Peter Burr

Peter Burr is an artist from Brooklyn specializing in animation and installation. A master of computer animation, with a gift for creating images and environments that hover on the boundary between abstraction and figuration, Burr has in recent years devoted himself to exploring the concept of an endlessly mutating labyrinth. Existing as stand-alone pieces, much of his work is also in the process of expanding into a video game, and both music, in collaboration with Lucky Dragons and Jlin. For the KRAAK festival 2018 he will present a series of films and a exclusive AV performance in collaboration with the Shelter Press head honcho and visual artist/musician Felicia Atkinson.
20 February 2018 | AG 11
Niels Latomme

What do you think about the idea to perceive the video's as live performances, instead of presenting them as video. We deliberately want to present them as a same thing as the concerts on the festival, to open the conception of what music (and art) in general can be?

Peter Burr

It seems odd to present videos as live performances. This interview I did a few years ago touches upon my thoughts in the realm. For example - here is an excerpt from that interview:

“I’m not interested in a display of the newest technology. Special Effect shares the load around—it’s a pretty tangled knot of high-end and low-end software. To me it’s important to obscure those distinctions in the work. It’s not about the newest, coolest thing. I like using crappy free technology too. Or if I’m using familiar software then it’s about misusing it and using it in weird combinations and configurations, ways that aren’t emblematic when you think about the software.”
Dani Zuvela:
“Is that why you’re interested in incorporating the live performance element?”
PB:
“It adds an angle of chaos. With this kind of motion graphics work it is so easy to get stuck in the structure of the computer process. I write a script, draw a storyboard, then execute the blueprints. But straightforward in this way, it lacks something. Adding layers of liveness to it all makes it feel more honest. There’s the effect of real bodies, this risk of everything falling apart, the lasers threatening to blind you...! It makes you watch it all very differently than you’d watch The Hobbit (3D or no-3D).”
— Excerpt from interview, published in RealTime, #113, February–March 2013, p. 20.
NL

I perceive your video's as in a way very musical, which relates to expanded cinema ideas and the ideas of visual music, as applied by Floris Vanhoof. Does this musical aspect plays a role in your work? 

PB

Oh yes, definitely. I first started making moving image work under the umbrella of this project called HOOLIGANSHIP which was also a musical project: www.hooliganship.com We would make the music while we made the video and vice versa, constantly changing each element to respond to the other. In this way, the final form had a formal cohesion that I always enjoyed. I continue to work this way today even though I'm no longer making the music and sound elements myself.

NL

Also the post-internet, might be a theme to elaborated on. It's an art form that came out of the ever expanding presence of virtual ways of communication, you see its traces in music, but also in visual arts. Is it a theme that interest you, and if so how do you define post-internet, or postmillennial for that matter?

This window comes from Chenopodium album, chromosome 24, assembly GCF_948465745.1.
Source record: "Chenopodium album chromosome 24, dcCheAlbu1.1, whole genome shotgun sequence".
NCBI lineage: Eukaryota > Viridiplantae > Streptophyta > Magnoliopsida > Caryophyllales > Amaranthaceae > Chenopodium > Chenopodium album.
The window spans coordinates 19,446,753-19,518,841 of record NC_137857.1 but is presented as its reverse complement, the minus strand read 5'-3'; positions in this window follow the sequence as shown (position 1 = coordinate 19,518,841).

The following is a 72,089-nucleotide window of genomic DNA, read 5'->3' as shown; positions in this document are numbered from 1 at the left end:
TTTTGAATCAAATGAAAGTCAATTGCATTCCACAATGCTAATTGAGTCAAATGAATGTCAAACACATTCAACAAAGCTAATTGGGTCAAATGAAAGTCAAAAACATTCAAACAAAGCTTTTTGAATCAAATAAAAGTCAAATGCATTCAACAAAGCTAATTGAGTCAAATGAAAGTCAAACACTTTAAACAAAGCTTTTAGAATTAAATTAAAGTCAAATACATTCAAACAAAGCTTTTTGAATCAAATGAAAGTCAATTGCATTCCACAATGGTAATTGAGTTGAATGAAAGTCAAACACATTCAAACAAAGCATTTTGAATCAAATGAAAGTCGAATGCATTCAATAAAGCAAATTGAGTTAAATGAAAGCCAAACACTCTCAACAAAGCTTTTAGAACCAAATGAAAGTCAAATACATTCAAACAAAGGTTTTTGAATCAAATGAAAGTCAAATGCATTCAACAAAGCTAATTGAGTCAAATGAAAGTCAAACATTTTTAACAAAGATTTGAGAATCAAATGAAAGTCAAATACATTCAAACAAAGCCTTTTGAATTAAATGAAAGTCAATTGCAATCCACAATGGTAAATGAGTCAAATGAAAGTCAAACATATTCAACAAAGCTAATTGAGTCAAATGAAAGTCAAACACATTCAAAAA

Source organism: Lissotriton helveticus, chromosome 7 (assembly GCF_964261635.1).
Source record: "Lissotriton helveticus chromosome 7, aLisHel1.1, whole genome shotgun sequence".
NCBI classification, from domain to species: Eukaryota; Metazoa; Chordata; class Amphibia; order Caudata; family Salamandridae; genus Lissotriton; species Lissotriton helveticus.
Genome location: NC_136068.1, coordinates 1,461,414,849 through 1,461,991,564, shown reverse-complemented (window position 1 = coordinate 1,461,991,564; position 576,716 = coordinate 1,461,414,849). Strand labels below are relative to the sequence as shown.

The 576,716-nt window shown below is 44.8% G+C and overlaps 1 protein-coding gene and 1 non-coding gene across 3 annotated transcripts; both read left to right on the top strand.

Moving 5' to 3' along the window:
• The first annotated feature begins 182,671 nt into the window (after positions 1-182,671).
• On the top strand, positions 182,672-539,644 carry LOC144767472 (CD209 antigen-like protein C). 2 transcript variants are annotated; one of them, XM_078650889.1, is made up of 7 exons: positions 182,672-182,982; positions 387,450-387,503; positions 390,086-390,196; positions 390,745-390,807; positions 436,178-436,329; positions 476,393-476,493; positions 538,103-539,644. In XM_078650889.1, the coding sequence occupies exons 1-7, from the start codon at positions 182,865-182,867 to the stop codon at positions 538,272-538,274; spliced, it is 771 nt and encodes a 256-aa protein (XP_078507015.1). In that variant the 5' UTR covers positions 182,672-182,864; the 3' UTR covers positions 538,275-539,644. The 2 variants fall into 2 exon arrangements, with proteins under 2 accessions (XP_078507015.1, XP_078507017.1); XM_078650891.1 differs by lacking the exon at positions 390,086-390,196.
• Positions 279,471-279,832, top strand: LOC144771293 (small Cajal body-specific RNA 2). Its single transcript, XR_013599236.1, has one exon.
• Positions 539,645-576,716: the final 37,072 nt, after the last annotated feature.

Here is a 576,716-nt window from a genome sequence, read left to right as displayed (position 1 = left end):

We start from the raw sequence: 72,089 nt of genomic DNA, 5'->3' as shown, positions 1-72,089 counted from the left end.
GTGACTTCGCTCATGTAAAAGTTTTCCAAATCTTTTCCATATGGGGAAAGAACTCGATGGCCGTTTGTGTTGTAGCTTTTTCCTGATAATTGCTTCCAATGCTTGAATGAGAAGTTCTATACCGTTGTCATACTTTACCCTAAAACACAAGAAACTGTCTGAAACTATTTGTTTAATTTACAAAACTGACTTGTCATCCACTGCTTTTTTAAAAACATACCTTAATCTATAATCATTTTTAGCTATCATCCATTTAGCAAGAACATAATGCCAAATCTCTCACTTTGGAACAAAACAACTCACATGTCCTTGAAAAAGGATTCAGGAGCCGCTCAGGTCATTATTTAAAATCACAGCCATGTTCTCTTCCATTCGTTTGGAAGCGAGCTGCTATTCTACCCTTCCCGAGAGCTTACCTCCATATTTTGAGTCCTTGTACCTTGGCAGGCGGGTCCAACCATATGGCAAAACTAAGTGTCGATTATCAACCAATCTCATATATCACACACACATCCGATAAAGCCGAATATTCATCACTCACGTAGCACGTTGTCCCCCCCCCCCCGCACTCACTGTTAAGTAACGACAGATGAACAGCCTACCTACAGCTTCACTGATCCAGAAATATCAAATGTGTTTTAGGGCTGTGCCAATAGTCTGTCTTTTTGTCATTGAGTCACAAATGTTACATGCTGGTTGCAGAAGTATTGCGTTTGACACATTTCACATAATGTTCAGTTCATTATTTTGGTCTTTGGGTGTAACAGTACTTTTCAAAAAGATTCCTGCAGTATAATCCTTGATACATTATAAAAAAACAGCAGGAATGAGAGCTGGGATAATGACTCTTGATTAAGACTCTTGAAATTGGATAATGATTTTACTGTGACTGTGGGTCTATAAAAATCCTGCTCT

PB

I honestly haven't given this topic much thought. As it is, I can say that I was born in 1980 so I've participated in a very dynamic relationship with technology and computers over the course of my lifetime. This has certainly shaped the way I see the world, especially at the epicenter of capitalist america. Its hard to avoid. So the idea of my art practice engaging with the internet makes a lot of sense since in many ways, the internet today is as tangible and real as the indoor shopping mall was for me in the eighties and early nineties. Of course, shopping malls decay very differently than the internet:


versus


NL

A perception-altering experiences seems to be part of the effect of your works. Why? do you want to aim for a pure formal, or even immersive experience of video, or are more conventional mechanics like emotion and narratives at play in your work?

PB

As I mentioned in my response to your question about music/sound design - I am interested in the formal symmetry of a work being reflected throughout its structure - and so things that you call 'conventional mechanics' (narratives, emotional cues) seem just as important to weave into the framework of a video as the music and the visual components.... what you call 'pure formal'. As Caleb Wood said recently on TWITTER -'I'm sorry to say but we no longer need manipulative predictable narrative films about the human experience. From now on you can only make films about nothing in particular. The year is 2018, act like it' 

NL

A lot of your video's are freely available on the internet, which is uncommon in visual arts, as the galleries and the artists tend to protect their work. Is there a certain purpose behind this availability?

BP

I put fragments of all my work online even if the internet isnt the best context for them (due to poor compression, short attention spans, or whatever) mostly because I believe in the power of the internet as a point-of-access tool... even if that just means it introduces soneone to my work who will come see the artwork in its actual form when it comes to a nearby cinema or museum. Likewise, I make pieces specifically for the internet on occasion, so the idea of 'protecting' work that is intended to function online primarily seems like a heartbreaking ambition.